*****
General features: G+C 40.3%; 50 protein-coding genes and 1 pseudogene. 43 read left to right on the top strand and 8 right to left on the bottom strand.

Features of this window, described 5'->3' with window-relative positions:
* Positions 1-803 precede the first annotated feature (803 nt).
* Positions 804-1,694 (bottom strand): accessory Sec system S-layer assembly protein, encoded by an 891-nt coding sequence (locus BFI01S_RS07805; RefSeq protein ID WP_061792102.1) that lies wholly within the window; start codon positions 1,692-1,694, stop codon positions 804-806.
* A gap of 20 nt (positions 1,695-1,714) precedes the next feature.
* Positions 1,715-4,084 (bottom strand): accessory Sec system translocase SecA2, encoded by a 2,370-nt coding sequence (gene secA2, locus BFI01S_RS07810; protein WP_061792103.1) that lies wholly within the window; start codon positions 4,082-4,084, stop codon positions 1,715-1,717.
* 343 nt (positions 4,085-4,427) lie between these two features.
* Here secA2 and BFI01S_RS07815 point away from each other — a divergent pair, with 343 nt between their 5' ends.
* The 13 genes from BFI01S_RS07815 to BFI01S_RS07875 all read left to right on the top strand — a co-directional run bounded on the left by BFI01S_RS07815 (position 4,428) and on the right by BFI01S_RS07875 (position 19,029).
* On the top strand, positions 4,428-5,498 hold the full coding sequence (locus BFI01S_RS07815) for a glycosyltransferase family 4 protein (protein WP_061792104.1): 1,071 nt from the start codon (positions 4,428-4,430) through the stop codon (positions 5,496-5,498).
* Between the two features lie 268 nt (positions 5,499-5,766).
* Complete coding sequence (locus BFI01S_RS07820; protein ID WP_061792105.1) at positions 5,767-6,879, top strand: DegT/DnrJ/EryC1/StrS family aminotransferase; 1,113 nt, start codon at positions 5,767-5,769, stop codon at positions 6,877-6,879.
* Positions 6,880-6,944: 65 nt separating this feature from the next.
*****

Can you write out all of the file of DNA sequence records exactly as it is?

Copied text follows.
General features: G+C 40.3%; 50 protein-coding genes and 1 pseudogene. 43 read left to right on the top strand and 8 right to left on the bottom strand.

Features of this window, described 5'->3' with window-relative positions:
* Positions 1-803 precede the first annotated feature (803 nt).
* Positions 804-1,694 (bottom strand): accessory Sec system S-layer assembly protein, encoded by an 891-nt coding sequence (locus BFI01S_RS07805; RefSeq protein ID WP_061792102.1) that lies wholly within the window; start codon positions 1,692-1,694, stop codon positions 804-806.
* A gap of 20 nt (positions 1,695-1,714) precedes the next feature.
* Positions 1,715-4,084 (bottom strand): accessory Sec system translocase SecA2, encoded by a 2,370-nt coding sequence (gene secA2, locus BFI01S_RS07810; protein WP_061792103.1) that lies wholly within the window; start codon positions 4,082-4,084, stop codon positions 1,715-1,717.
* 343 nt (positions 4,085-4,427) lie between these two features.
* Here secA2 and BFI01S_RS07815 point away from each other — a divergent pair, with 343 nt between their 5' ends.
* The 13 genes from BFI01S_RS07815 to BFI01S_RS07875 all read left to right on the top strand — a co-directional run bounded on the left by BFI01S_RS07815 (position 4,428) and on the right by BFI01S_RS07875 (position 19,029).
* On the top strand, positions 4,428-5,498 hold the full coding sequence (locus BFI01S_RS07815) for a glycosyltransferase family 4 protein (protein WP_061792104.1): 1,071 nt from the start codon (positions 4,428-4,430) through the stop codon (positions 5,496-5,498).
* Between the two features lie 268 nt (positions 5,499-5,766).
* Complete coding sequence (locus BFI01S_RS07820; protein ID WP_061792105.1) at positions 5,767-6,879, top strand: DegT/DnrJ/EryC1/StrS family aminotransferase; 1,113 nt, start codon at positions 5,767-5,769, stop codon at positions 6,877-6,879.
* Positions 6,880-6,944: 65 nt separating this feature from the next.